What could have been a calming bedtime story featuring the variety of things found in a library is spoiled by abrasive...

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GOOD NIGHT, LIBRARY

Bedtime stories are plentiful, but this one is anything but tender and restful.

In rhyming verse two kids say good night to all kinds of library items. “Good night, library; / Darkness falls. / It’s sleepy time / For these great walls. // Good night, library. / You must be tired / From all the learning / You’ve inspired.” The litany of items the text wishes good night includes poetry and prose, plots, puppet stages, computers, carpet squares, fairy tales, characters, filing cart, and more. This being a fairly modern library, they also bid good night to board games and comic books, but if there is a 3-D printer or makerspace, it goes unremarked. The apparent intent of this homage to libraries is well and good, but the visual execution lacks charm. The cartoonish illustrations are garish double-page spreads that bleed off the pages, and the intensity of the colors makes the pages appear crowded. Exaggeratedly bug-eyed kids act out the rhymes; they are a diverse lot. The librarian, a white woman, wears her hair in a bun but otherwise looks pretty darn hip; she wears a droopy gray sweater, black jeans, and pumps.

What could have been a calming bedtime story featuring the variety of things found in a library is spoiled by abrasive artwork. (Picture book. 6-8)

Pub Date: March 15, 2019

ISBN: 978-1-58536-406-0

Page Count: 32

Publisher: Sleeping Bear Press

Review Posted Online: Jan. 15, 2019

Kirkus Reviews Issue: Feb. 1, 2019

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The combination of haiku, attractive illustrations, and interesting information makes this a keeper.

MORNING, SUNSHINE!

This picture book combines poetry with facts about nature.

Using the arrival of morning as its focus and theme, this nonfiction book provides information about animal, insect, and bird life along with some general natural science. From birds’ singing in the morning through moths’ finding quiet spots to rest as the sun rises to the daily routines of rabbits, foxes, and other animals, readers will discover fascinating facts about Earth’s creatures. Combining entertainment and information, this book not only features the lives of animals, but it also explains why the sky changes color throughout the day and how the Earth’s rotation creates the phenomena of day and night. Each double-page spread highlights a different creature or natural phenomenon; there’s a haiku on verso and on recto, a moderately sized paragraph with both commonly known and more unusual facts. Highlighted words stand out as obvious vocabulary builders; readers can learn their meanings in the appended glossary. The illustrations are large-scale and vivid, with the palette lightening over the course of the book as morning takes hold. Illustrations are graphically simple, with cheerful cartoon animals contributing to the upbeat mood. An added bonus is a page at the back encouraging readers to write their own nature haiku.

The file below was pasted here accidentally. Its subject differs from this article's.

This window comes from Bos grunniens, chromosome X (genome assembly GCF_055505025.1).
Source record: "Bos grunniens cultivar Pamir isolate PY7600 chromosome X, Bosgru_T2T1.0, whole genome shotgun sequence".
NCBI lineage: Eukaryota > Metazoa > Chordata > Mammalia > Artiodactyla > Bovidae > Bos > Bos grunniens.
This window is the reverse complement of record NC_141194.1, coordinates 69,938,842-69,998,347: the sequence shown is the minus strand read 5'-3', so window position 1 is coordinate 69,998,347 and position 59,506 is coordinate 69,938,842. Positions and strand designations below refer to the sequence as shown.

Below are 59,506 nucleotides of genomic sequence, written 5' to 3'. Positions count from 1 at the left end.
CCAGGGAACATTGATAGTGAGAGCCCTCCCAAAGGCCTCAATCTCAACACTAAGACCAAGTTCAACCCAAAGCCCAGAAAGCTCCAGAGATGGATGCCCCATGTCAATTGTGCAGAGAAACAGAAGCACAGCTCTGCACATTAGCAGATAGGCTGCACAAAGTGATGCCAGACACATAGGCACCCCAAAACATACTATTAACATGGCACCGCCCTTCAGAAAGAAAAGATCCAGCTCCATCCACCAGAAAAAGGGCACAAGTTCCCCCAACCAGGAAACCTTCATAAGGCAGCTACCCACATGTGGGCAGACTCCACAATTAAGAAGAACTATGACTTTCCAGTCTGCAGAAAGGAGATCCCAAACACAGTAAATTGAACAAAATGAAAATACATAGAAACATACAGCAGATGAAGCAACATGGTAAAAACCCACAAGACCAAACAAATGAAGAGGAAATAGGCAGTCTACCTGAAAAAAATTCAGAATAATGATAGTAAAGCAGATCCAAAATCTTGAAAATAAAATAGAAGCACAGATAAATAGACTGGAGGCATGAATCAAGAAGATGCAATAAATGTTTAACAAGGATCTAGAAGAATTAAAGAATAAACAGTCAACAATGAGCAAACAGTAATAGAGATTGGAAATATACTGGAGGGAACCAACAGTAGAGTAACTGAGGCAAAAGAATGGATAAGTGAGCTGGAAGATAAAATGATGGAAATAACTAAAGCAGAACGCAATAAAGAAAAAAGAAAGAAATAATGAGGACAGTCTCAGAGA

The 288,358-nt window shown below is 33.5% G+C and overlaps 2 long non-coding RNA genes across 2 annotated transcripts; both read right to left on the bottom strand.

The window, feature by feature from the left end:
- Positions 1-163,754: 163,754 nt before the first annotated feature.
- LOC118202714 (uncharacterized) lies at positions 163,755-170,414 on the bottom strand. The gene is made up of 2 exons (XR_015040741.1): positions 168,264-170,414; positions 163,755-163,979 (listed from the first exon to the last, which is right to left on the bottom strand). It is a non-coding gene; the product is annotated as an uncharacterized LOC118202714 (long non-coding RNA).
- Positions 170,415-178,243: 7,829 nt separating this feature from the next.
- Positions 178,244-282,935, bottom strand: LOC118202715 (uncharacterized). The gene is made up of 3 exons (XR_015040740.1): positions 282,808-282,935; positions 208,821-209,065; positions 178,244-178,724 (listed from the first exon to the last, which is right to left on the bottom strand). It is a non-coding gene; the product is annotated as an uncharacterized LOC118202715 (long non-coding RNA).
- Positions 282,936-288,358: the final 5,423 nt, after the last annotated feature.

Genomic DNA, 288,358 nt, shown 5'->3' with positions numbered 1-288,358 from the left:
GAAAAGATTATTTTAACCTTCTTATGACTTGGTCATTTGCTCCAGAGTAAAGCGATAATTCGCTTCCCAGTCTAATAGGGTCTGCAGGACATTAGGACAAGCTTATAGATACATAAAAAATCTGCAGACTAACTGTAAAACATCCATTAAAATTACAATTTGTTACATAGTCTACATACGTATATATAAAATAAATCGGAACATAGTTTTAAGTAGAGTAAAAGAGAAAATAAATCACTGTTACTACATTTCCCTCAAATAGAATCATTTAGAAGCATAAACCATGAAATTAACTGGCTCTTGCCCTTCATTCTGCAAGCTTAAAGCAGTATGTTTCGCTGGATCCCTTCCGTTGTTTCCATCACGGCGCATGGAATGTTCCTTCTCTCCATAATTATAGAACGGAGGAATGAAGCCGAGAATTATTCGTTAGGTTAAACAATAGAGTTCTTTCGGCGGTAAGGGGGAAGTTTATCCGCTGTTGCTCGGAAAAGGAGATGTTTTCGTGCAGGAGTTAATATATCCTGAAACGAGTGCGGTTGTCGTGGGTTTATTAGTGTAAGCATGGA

The combination of haiku, attractive illustrations, and interesting information makes this a keeper. (Informational picture book. 6-8)

Pub Date: March 24, 2020

ISBN: 978-1-62317-385-2

Page Count: 32

Publisher: North Atlantic

Review Posted Online: Dec. 22, 2019

Kirkus Reviews Issue: Jan. 15, 2020

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The poems are, at best, lesser lights in the poetic firmament, but the pictures provide enough boost to get them off the...

A ROCKETFUL OF SPACE POEMS

Goofy cartoons featuring wildly baroque spacecraft and many-limbed aliens illustrate 26 poems, nearly all new and out of—or at least off—this world.

J. Patrick Lewis explains how long it would take to drive to the moon in “your average car”; Eric Finney firmly misdirects a Mars-bound UFO toward Venus; editor Foster himself writes from the Space Hotel that “Space-worms are delicious / And the chef says they are quite nutritious”; and Liz Brownlee introduces hapless alien tourist “Flurp Blurp”: “I broke 3 legs on Mars whilst skiing, / 3 more on Saturn’s rings sightseeing!” They and other poets tally otherworldly food, monsters, sports, and visitors. Lewis is the best-known of the 17 contributors, but regardless of their creators’ recognizability, the verses (most of which are rhymed) roll along merrily, and Paul cranks up the silliness with page-filling views of garishly colored planets, tentacle-waving, googly-eyed extraterrestrials, and spaceships sporting many extravagant pipes and rivets. A closing handful of short foolishness (including Julie Holder’s verse knock-knock joke, with “A human being what?” as its punch line) makes for a particularly enjoyable send-off.

The poems are, at best, lesser lights in the poetic firmament, but the pictures provide enough boost to get them off the ground. (Picture book/poetry. 6-8)

Pub Date: Feb. 15, 2017

ISBN: 978-1-84780-486-0

Page Count: 32

Publisher: Frances Lincoln

Review Posted Online: Dec. 21, 2016

Kirkus Reviews Issue: Jan. 15, 2017

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